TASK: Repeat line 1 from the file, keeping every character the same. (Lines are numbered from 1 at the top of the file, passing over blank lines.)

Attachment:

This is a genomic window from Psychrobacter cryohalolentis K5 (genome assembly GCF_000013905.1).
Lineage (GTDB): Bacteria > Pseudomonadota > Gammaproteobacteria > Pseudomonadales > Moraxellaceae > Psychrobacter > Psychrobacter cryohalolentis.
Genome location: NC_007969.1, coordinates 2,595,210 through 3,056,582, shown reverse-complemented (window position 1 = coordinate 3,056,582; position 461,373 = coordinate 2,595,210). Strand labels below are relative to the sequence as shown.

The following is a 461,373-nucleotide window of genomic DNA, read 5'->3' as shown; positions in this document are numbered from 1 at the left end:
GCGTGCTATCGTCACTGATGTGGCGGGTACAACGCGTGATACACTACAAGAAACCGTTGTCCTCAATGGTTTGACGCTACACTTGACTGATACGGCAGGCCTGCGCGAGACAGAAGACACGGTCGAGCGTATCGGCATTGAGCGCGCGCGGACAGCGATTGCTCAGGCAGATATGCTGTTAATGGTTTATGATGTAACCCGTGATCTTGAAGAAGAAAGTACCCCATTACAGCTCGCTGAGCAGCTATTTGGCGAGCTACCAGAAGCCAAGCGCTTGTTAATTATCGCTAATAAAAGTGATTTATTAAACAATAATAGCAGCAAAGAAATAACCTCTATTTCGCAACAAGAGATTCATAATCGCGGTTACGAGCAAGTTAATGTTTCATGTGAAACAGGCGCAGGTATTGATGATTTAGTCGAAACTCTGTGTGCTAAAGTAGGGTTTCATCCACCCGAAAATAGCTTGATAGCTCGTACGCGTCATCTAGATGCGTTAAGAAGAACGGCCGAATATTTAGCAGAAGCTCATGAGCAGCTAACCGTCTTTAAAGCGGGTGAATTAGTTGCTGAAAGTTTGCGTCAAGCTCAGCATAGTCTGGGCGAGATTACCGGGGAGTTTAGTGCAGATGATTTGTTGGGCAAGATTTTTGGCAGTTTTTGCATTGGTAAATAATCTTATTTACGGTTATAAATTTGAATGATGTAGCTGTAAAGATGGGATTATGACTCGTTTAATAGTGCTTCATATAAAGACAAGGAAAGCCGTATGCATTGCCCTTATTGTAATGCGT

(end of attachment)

This is a genomic window from Psychrobacter cryohalolentis K5 (genome assembly GCF_000013905.1).